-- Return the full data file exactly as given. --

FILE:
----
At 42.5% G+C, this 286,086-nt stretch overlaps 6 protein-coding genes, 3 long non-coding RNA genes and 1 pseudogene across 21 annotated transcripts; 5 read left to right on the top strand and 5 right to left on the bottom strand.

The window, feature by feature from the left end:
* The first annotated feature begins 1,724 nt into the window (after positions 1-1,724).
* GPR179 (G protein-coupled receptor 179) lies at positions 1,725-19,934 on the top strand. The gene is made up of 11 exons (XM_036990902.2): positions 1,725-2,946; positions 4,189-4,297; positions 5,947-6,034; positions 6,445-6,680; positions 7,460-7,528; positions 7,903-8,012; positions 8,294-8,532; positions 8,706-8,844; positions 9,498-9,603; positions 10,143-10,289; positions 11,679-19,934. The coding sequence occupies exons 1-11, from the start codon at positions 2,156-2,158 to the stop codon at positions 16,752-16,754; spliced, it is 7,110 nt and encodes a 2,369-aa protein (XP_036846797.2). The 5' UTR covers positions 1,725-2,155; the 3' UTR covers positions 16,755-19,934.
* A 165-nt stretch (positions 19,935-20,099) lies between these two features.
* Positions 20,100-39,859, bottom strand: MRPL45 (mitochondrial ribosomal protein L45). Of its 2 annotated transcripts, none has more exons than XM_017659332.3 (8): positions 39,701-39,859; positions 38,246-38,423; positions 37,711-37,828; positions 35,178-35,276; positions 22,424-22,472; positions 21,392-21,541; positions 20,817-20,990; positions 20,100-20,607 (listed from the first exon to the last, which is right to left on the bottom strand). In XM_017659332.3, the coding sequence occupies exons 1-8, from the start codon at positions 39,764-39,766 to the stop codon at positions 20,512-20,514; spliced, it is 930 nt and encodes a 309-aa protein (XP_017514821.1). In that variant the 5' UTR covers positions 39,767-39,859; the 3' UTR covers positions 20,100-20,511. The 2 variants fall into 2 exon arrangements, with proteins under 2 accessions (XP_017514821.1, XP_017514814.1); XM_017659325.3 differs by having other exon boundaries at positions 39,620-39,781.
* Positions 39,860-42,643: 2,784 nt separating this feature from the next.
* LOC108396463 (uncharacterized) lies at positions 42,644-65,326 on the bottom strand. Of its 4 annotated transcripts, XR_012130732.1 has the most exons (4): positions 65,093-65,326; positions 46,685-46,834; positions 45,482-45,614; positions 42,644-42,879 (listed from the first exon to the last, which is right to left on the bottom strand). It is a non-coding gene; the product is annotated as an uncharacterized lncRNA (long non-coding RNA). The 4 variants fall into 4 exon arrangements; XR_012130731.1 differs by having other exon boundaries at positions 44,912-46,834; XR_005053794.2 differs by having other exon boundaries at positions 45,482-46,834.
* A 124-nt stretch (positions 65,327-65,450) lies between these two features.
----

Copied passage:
At 42.5% G+C, this 286,086-nt stretch overlaps 6 protein-coding genes, 3 long non-coding RNA genes and 1 pseudogene across 21 annotated transcripts; 5 read left to right on the top strand and 5 right to left on the bottom strand.

The window, feature by feature from the left end:
* The first annotated feature begins 1,724 nt into the window (after positions 1-1,724).
* GPR179 (G protein-coupled receptor 179) lies at positions 1,725-19,934 on the top strand. The gene is made up of 11 exons (XM_036990902.2): positions 1,725-2,946; positions 4,189-4,297; positions 5,947-6,034; positions 6,445-6,680; positions 7,460-7,528; positions 7,903-8,012; positions 8,294-8,532; positions 8,706-8,844; positions 9,498-9,603; positions 10,143-10,289; positions 11,679-19,934. The coding sequence occupies exons 1-11, from the start codon at positions 2,156-2,158 to the stop codon at positions 16,752-16,754; spliced, it is 7,110 nt and encodes a 2,369-aa protein (XP_036846797.2). The 5' UTR covers positions 1,725-2,155; the 3' UTR covers positions 16,755-19,934.
* A 165-nt stretch (positions 19,935-20,099) lies between these two features.
* Positions 20,100-39,859, bottom strand: MRPL45 (mitochondrial ribosomal protein L45). Of its 2 annotated transcripts, none has more exons than XM_017659332.3 (8): positions 39,701-39,859; positions 38,246-38,423; positions 37,711-37,828; positions 35,178-35,276; positions 22,424-22,472; positions 21,392-21,541; positions 20,817-20,990; positions 20,100-20,607 (listed from the first exon to the last, which is right to left on the bottom strand). In XM_017659332.3, the coding sequence occupies exons 1-8, from the start codon at positions 39,764-39,766 to the stop codon at positions 20,512-20,514; spliced, it is 930 nt and encodes a 309-aa protein (XP_017514821.1). In that variant the 5' UTR covers positions 39,767-39,859; the 3' UTR covers positions 20,100-20,511. The 2 variants fall into 2 exon arrangements, with proteins under 2 accessions (XP_017514821.1, XP_017514814.1); XM_017659325.3 differs by having other exon boundaries at positions 39,620-39,781.
* Positions 39,860-42,643: 2,784 nt separating this feature from the next.
* LOC108396463 (uncharacterized) lies at positions 42,644-65,326 on the bottom strand. Of its 4 annotated transcripts, XR_012130732.1 has the most exons (4): positions 65,093-65,326; positions 46,685-46,834; positions 45,482-45,614; positions 42,644-42,879 (listed from the first exon to the last, which is right to left on the bottom strand). It is a non-coding gene; the product is annotated as an uncharacterized lncRNA (long non-coding RNA). The 4 variants fall into 4 exon arrangements; XR_012130731.1 differs by having other exon boundaries at positions 44,912-46,834; XR_005053794.2 differs by having other exon boundaries at positions 45,482-46,834.
* A 124-nt stretch (positions 65,327-65,450) lies between these two features.